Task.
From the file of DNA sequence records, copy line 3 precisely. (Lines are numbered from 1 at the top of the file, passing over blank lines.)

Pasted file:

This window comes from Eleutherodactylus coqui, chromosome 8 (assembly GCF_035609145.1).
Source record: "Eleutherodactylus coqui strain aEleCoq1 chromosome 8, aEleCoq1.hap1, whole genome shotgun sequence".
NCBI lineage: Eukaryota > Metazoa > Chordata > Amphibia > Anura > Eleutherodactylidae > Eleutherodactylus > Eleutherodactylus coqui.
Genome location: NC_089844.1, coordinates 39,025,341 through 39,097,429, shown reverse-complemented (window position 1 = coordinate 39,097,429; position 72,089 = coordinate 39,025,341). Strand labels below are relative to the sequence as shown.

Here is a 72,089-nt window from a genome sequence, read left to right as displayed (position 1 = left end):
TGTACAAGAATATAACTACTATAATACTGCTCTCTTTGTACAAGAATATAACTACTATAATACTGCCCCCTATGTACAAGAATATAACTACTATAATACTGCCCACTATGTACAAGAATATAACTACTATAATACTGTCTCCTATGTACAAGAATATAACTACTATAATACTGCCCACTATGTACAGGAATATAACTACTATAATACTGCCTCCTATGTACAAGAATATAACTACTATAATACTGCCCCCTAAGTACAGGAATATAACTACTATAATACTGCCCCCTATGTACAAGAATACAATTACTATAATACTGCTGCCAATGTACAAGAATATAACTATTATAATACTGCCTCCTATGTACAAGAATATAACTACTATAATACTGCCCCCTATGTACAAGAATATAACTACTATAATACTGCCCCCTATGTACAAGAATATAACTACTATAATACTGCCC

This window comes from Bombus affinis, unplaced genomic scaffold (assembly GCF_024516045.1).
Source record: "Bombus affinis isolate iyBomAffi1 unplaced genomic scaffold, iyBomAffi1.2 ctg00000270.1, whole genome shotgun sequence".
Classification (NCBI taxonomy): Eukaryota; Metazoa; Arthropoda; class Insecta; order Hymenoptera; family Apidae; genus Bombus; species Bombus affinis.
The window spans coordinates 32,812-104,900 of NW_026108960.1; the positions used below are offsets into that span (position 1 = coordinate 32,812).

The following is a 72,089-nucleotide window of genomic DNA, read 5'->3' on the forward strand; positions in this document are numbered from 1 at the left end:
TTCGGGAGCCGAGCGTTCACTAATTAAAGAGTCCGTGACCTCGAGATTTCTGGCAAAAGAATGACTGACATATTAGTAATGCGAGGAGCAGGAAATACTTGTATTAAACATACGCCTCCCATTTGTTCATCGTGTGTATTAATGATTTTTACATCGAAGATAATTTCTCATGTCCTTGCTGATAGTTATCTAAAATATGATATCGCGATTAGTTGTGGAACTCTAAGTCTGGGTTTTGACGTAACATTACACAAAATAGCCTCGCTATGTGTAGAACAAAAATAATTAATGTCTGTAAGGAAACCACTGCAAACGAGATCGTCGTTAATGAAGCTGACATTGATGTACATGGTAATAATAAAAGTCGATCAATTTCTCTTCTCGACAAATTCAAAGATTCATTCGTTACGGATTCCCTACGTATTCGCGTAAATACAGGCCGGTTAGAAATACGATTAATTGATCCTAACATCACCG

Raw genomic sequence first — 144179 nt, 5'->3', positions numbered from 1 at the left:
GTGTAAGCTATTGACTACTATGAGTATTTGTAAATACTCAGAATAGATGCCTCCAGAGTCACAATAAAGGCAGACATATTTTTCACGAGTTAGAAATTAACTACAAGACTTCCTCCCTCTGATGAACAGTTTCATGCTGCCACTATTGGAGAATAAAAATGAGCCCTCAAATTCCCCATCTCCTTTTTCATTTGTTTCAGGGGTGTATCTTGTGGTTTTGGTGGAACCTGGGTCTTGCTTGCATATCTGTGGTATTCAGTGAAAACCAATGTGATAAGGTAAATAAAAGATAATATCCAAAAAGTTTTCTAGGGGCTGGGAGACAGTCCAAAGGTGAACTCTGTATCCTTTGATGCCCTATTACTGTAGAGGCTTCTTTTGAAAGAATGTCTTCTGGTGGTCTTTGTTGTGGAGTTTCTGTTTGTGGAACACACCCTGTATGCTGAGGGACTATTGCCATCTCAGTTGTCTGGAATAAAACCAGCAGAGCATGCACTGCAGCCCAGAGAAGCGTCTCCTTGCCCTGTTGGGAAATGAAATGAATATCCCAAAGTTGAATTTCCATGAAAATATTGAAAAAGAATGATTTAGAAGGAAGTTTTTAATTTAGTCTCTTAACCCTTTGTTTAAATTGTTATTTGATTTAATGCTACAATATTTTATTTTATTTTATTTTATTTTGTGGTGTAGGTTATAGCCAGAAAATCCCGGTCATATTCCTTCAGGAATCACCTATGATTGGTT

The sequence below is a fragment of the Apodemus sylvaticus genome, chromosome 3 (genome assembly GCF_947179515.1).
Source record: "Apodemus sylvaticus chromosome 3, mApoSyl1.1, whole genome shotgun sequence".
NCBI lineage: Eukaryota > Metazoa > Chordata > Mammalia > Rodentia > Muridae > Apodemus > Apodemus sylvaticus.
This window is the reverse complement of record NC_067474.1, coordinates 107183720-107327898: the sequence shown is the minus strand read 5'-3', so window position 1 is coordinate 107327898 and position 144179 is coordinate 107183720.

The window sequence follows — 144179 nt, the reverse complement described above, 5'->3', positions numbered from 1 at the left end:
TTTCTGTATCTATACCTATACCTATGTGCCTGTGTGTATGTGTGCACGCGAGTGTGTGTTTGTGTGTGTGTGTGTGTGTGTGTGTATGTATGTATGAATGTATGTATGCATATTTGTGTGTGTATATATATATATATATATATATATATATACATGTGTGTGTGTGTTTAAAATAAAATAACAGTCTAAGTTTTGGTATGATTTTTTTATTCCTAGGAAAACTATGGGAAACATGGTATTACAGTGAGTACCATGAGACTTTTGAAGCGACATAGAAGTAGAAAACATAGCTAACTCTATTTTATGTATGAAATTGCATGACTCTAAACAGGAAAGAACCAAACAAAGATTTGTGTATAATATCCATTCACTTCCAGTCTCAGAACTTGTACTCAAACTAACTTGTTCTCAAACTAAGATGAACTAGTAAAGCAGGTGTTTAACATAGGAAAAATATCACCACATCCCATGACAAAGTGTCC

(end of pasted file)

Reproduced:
NCBI lineage: Eukaryota > Metazoa > Chordata > Amphibia > Anura > Eleutherodactylidae > Eleutherodactylus > Eleutherodactylus coqui.